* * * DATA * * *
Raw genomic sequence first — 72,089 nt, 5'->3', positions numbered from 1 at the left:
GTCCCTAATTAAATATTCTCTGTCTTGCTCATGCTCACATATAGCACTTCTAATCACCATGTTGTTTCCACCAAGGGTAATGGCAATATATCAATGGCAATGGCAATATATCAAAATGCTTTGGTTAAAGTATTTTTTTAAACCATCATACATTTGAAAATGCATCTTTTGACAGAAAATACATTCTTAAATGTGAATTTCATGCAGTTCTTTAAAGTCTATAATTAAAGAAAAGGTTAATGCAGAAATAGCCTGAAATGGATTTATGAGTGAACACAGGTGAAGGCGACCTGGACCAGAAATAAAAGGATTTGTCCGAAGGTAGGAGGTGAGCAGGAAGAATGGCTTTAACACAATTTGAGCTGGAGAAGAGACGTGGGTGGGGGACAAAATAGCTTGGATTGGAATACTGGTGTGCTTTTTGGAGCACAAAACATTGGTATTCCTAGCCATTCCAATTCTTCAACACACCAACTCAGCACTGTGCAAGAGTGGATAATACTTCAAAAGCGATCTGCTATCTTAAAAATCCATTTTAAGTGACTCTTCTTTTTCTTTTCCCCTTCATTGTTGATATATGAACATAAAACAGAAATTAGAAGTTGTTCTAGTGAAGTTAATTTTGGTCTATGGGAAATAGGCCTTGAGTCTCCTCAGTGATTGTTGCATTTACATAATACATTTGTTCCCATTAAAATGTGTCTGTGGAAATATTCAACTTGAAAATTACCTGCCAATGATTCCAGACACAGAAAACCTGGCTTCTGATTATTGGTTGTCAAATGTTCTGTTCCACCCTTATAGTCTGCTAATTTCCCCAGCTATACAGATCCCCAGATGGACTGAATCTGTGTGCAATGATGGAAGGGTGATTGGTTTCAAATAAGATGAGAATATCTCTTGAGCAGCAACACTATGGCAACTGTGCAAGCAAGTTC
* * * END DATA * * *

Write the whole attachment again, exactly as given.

Raw genomic sequence first — 72,089 nt, 5'->3', positions numbered from 1 at the left:
GTCCCTAATTAAATATTCTCTGTCTTGCTCATGCTCACATATAGCACTTCTAATCACCATGTTGTTTCCACCAAGGGTAATGGCAATATATCAATGGCAATGGCAATATATCAAAATGCTTTGGTTAAAGTATTTTTTTAAACCATCATACATTTGAAAATGCATCTTTTGACAGAAAATACATTCTTAAATGTGAATTTCATGCAGTTCTTTAAAGTCTATAATTAAAGAAAAGGTTAATGCAGAAATAGCCTGAAATGGATTTATGAGTGAACACAGGTGAAGGCGACCTGGACCAGAAATAAAAGGATTTGTCCGAAGGTAGGAGGTGAGCAGGAAGAATGGCTTTAACACAATTTGAGCTGGAGAAGAGACGTGGGTGGGGGACAAAATAGCTTGGATTGGAATACTGGTGTGCTTTTTGGAGCACAAAACATTGGTATTCCTAGCCATTCCAATTCTTCAACACACCAACTCAGCACTGTGCAAGAGTGGATAATACTTCAAAAGCGATCTGCTATCTTAAAAATCCATTTTAAGTGACTCTTCTTTTTCTTTTCCCCTTCATTGTTGATATATGAACATAAAACAGAAATTAGAAGTTGTTCTAGTGAAGTTAATTTTGGTCTATGGGAAATAGGCCTTGAGTCTCCTCAGTGATTGTTGCATTTACATAATACATTTGTTCCCATTAAAATGTGTCTGTGGAAATATTCAACTTGAAAATTACCTGCCAATGATTCCAGACACAGAAAACCTGGCTTCTGATTATTGGTTGTCAAATGTTCTGTTCCACCCTTATAGTCTGCTAATTTCCCCAGCTATACAGATCCCCAGATGGACTGAATCTGTGTGCAATGATGGAAGGGTGATTGGTTTCAAATAAGATGAGAATATCTCTTGAGCAGCAACACTATGGCAACTGTGCAAGCAAGTTC